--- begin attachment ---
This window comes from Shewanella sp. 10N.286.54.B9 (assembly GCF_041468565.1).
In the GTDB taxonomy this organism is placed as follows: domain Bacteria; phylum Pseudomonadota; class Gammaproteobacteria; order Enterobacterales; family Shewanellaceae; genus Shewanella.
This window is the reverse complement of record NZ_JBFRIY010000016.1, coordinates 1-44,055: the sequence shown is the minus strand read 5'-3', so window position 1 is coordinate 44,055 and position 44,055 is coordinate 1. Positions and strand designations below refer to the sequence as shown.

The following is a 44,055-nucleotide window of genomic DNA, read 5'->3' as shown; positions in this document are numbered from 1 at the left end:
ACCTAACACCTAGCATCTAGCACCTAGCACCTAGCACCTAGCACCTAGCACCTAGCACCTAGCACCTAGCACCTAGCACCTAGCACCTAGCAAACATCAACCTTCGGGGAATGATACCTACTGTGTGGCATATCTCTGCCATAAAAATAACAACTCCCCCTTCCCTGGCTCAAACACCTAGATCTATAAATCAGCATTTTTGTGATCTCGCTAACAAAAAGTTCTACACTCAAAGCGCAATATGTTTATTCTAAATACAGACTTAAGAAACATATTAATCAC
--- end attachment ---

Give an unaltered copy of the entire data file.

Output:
This window comes from Shewanella sp. 10N.286.54.B9 (assembly GCF_041468565.1).
In the GTDB taxonomy this organism is placed as follows: domain Bacteria; phylum Pseudomonadota; class Gammaproteobacteria; order Enterobacterales; family Shewanellaceae; genus Shewanella.
This window is the reverse complement of record NZ_JBFRIY010000016.1, coordinates 1-44,055: the sequence shown is the minus strand read 5'-3', so window position 1 is coordinate 44,055 and position 44,055 is coordinate 1. Positions and strand designations below refer to the sequence as shown.

The following is a 44,055-nucleotide window of genomic DNA, read 5'->3' as shown; positions in this document are numbered from 1 at the left end:
ACCTAACACCTAGCATCTAGCACCTAGCACCTAGCACCTAGCACCTAGCACCTAGCACCTAGCACCTAGCACCTAGCACCTAGCACCTAGCAAACATCAACCTTCGGGGAATGATACCTACTGTGTGGCATATCTCTGCCATAAAAATAACAACTCCCCCTTCCCTGGCTCAAACACCTAGATCTATAAATCAGCATTTTTGTGATCTCGCTAACAAAAAGTTCTACACTCAAAGCGCAATATGTTTATTCTAAATACAGACTTAAGAAACATATTAATCAC